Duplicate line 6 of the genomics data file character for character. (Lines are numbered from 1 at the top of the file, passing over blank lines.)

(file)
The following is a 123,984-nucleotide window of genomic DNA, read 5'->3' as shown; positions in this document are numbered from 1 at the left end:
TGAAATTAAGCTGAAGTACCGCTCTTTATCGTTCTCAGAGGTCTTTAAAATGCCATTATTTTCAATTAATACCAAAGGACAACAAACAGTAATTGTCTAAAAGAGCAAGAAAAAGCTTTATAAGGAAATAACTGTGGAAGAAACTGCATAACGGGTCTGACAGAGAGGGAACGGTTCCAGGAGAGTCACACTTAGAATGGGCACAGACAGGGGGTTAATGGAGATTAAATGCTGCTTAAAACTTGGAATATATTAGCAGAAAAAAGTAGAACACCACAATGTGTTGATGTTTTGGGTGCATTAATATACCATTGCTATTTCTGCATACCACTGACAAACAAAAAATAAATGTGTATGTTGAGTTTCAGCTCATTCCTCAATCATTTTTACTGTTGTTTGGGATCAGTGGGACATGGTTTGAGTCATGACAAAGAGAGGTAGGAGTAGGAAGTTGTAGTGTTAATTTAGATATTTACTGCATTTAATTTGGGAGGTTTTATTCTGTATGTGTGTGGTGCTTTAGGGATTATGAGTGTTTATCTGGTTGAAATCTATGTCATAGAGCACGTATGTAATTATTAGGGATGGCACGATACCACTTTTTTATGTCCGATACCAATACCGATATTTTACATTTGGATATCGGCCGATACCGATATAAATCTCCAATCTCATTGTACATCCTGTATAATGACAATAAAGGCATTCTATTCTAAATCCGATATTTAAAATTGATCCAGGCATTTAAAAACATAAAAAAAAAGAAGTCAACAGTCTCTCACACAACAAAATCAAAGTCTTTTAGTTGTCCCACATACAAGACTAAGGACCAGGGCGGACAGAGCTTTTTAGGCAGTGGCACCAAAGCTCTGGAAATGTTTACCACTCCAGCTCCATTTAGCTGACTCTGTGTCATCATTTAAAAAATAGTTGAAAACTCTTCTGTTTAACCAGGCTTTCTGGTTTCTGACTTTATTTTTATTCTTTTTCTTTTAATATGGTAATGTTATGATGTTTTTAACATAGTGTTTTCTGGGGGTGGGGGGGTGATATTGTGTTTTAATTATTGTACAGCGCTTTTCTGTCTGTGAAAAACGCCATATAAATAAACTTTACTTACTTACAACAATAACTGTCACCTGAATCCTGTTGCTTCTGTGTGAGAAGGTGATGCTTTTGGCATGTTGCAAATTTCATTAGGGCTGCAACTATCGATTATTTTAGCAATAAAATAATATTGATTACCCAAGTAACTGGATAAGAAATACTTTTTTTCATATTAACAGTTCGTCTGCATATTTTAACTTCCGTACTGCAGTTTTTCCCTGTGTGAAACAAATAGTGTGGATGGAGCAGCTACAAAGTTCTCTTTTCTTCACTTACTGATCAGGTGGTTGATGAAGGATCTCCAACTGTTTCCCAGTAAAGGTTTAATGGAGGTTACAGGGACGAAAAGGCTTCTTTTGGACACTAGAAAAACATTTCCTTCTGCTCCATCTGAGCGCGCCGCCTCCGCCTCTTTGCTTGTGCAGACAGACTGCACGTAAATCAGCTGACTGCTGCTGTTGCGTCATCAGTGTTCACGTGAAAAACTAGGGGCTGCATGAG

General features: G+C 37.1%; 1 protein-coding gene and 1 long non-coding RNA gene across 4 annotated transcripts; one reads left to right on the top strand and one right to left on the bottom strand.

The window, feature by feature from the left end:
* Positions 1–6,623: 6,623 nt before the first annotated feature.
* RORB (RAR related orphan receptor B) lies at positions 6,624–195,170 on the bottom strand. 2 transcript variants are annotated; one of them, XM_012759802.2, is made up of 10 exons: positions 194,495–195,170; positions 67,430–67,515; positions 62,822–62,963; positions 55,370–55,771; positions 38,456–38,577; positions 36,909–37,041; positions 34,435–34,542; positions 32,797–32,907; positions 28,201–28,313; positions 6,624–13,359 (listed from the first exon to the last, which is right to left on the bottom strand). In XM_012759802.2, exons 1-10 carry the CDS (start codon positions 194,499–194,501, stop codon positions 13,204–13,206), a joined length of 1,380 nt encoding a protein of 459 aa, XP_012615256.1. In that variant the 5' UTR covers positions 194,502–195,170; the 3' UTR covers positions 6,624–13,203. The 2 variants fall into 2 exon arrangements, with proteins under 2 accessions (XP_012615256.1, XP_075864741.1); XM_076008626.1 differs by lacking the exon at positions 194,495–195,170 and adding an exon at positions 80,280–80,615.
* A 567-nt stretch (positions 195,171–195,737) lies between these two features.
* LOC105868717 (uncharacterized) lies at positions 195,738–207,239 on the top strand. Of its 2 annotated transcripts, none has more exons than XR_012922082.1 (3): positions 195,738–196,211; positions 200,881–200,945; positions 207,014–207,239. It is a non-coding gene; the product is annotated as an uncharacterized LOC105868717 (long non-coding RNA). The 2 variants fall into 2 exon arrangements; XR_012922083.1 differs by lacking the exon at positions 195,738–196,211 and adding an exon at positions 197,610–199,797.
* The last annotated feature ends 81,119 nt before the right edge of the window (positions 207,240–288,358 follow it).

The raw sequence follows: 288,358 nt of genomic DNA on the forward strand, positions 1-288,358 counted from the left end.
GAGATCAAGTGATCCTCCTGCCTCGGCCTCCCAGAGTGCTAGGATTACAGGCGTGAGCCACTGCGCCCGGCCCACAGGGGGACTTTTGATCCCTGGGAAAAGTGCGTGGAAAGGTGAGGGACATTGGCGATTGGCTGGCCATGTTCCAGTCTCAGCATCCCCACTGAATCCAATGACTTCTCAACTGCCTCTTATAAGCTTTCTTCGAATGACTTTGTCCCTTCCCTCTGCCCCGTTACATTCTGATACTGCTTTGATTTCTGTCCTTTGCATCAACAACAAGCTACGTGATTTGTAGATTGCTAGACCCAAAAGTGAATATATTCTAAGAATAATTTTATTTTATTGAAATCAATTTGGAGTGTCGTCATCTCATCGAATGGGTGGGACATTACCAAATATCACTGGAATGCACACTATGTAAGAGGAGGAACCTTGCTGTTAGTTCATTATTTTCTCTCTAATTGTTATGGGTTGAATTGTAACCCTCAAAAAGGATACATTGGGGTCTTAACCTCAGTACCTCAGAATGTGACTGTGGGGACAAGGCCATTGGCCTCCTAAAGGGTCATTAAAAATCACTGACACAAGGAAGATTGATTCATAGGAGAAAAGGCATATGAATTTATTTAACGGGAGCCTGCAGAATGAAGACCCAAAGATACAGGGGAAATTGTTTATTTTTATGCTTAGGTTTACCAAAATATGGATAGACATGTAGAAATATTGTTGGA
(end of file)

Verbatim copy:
* RORB (RAR related orphan receptor B) lies at positions 6,624–195,170 on the bottom strand. 2 transcript variants are annotated; one of them, XM_012759802.2, is made up of 10 exons: positions 194,495–195,170; positions 67,430–67,515; positions 62,822–62,963; positions 55,370–55,771; positions 38,456–38,577; positions 36,909–37,041; positions 34,435–34,542; positions 32,797–32,907; positions 28,201–28,313; positions 6,624–13,359 (listed from the first exon to the last, which is right to left on the bottom strand). In XM_012759802.2, exons 1-10 carry the CDS (start codon positions 194,499–194,501, stop codon positions 13,204–13,206), a joined length of 1,380 nt encoding a protein of 459 aa, XP_012615256.1. In that variant the 5' UTR covers positions 194,502–195,170; the 3' UTR covers positions 6,624–13,203. The 2 variants fall into 2 exon arrangements, with proteins under 2 accessions (XP_012615256.1, XP_075864741.1); XM_076008626.1 differs by lacking the exon at positions 194,495–195,170 and adding an exon at positions 80,280–80,615.